Sunday, March 30, 2014

Jumping on the 'Prison Book Ban' Bandwagon!

Landed in London for the next two weeks and my long anticipated visit has coincided with glorious weather. And if there's one thing that should be on everybody's bucket list, it's to experience London on a sunny day. It's also Mother's Day here, Spring, and the hour is brought forward and everyone is happy!

Well, not everyone apparently. Reading yesterday's papers (another of my London joys) I became enlightened to the fact that there's been a ban on books for prisoners. On the face of it all, I am consumed with rage. It is a wrong and senseless decision and yet I did deliberate with my devilish self which I don't do when it comes to the subject matter of reading. So, Chris Grayling you are good, very good!

Me: It's mad! Totally and utterly a rubbish decision. We've sunk to a new low.

The Devil In Me (TDIM): um, does make sense though, all those people in prison aren't there on holiday. They are bad people who've done bad things and are being punished for it. Privileges are kept from children for far less misdemeanours.

Me: But reading is not a privilege, it is a basic human right. From the first hour we teach our children to talk and walk, and once they've mastered that what do we do? we tell them to sit down and shut up. If they don't read, how else will they keep busy?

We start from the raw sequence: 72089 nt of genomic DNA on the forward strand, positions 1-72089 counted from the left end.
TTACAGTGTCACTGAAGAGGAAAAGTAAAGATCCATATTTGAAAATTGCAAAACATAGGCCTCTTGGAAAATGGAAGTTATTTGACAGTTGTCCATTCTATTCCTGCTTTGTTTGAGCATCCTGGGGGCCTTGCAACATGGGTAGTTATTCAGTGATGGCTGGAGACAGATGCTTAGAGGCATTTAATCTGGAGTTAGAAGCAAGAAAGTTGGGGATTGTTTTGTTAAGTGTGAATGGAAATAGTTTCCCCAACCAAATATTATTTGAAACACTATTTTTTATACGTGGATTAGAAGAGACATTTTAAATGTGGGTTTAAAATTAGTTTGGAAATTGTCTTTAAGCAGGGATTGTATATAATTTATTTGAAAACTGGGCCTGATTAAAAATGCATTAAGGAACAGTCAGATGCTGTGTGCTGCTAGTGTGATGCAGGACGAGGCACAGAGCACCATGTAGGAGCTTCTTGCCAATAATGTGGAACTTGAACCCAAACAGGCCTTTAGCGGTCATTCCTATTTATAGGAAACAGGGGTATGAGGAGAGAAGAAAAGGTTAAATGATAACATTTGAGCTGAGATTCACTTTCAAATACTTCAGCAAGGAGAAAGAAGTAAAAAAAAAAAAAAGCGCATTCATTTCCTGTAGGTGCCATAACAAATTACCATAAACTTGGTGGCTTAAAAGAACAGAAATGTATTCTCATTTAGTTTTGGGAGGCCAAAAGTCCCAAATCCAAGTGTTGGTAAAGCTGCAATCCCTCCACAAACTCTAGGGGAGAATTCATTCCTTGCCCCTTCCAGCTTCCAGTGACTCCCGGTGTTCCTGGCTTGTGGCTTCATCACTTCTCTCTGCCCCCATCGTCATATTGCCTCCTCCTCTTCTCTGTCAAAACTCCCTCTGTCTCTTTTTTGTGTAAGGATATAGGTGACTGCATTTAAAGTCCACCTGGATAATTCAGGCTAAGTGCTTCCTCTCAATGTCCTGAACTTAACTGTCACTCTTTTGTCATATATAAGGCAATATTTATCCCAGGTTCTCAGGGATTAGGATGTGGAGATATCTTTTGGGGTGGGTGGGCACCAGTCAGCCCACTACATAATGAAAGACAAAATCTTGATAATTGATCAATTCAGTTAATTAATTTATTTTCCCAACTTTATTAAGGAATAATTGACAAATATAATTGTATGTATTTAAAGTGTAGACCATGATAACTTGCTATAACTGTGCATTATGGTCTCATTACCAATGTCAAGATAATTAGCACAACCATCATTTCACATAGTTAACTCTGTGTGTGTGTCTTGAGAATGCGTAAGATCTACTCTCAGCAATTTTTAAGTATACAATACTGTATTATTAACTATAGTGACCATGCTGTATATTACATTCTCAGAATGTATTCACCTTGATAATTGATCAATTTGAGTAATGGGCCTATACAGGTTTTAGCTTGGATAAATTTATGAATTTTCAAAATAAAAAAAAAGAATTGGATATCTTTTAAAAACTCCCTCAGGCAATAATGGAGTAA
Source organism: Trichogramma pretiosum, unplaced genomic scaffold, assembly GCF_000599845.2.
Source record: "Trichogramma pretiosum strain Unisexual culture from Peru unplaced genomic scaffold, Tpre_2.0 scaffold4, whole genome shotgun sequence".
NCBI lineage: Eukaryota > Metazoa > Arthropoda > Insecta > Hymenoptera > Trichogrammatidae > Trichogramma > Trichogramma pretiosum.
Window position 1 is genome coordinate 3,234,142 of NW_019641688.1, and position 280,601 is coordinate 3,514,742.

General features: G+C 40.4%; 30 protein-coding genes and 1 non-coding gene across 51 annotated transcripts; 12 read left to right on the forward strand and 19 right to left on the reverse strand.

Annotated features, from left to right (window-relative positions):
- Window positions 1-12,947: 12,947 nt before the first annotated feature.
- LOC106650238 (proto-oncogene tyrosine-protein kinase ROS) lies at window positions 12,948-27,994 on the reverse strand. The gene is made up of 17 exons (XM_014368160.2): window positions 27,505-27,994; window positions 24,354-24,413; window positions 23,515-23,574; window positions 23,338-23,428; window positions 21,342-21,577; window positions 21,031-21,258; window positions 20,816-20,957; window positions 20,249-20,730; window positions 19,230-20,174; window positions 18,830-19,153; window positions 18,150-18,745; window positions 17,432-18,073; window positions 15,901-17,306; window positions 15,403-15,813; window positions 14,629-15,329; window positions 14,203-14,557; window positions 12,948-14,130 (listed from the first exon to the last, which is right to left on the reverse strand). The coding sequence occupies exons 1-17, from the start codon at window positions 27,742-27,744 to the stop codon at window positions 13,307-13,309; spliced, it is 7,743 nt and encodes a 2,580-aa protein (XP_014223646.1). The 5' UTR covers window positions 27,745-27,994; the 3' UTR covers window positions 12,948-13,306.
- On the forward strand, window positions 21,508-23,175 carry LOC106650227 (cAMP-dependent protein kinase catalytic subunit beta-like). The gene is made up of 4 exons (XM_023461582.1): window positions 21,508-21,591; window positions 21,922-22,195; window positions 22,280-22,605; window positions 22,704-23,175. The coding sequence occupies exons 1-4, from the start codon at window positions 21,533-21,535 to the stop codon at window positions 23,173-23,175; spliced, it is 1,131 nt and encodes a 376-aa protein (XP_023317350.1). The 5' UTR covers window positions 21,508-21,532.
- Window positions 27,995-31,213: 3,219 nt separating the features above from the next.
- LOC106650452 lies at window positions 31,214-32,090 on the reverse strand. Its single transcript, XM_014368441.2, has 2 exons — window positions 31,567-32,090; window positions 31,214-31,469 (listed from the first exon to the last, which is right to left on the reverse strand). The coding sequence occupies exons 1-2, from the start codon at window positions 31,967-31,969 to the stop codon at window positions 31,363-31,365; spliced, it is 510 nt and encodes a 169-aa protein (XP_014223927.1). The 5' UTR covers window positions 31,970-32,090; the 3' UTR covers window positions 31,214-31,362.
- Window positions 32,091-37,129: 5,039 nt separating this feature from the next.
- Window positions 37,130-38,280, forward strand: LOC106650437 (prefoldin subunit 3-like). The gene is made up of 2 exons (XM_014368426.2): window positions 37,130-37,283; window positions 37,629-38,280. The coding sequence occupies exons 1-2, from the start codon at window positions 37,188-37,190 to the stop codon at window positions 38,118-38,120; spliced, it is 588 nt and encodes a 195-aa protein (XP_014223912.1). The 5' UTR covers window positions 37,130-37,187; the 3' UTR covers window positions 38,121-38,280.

TDIM: You've strayed (again!). We're talking about prisoners here, not children!

Me: Actually, it's very relevant. We've told prisoners to shut up, behave and get on with the rehabilitation program. There are a lot of hours in between all of that which reading could fill; An undertaking proven to support prison rehabilitation programs, teaching things like empathy, compassion, redemption.

TDIM: Oh redemption. Hold on! 'Shawshank Redemption' that's the film Grayling was watching the night before he came up with his new law. Soon, he'll be banning spoons. Just you wait. Jokes aside, though, what could possibly be the harm of a book ban on prisoners? Most have the reading ability of 11-year-olds anyway. I don't think they'll particularly miss them.

Me: Exactly my point. Prisoners have a lot of time on their hands with nowhere to go. Wouldn't that be the best time to skill them in the art of reading? It doesn't have to be some literary masterpiece but many a life has been 'saved' by a book. Reading widens the horizons, presents options, and enlightens the mind. We are better people when we read. Also, this book ban is an opportunity missed for Grayling.

TDIM: How So?

Me: Why, some prisoners might consider having a book shoved into their hands and then being forced to actually read it a form of torture. So it's a win-win situation; he lifts the ban and does the complete opposite by assigning a reading list obligatory for each prisoner to complete before they are to be released back into society.

TDIM: Regardless your views on Grayling, he is quite clever and one step ahead of the entire prison system. He has foreseen a problem and nipped it in the bud. Chris Grayling is one step ahead of everybody.

Me: How so?

TDIM: Well, didn't someone once say 'Reading set me free'? - not really material you want prisoners getting their hands on. Funny ideas and all that.

Me: Oh, so we're doing quotes now? Here's one then: 'You don't have to burn books to destroy a culture. Just get people to stop reading them'.

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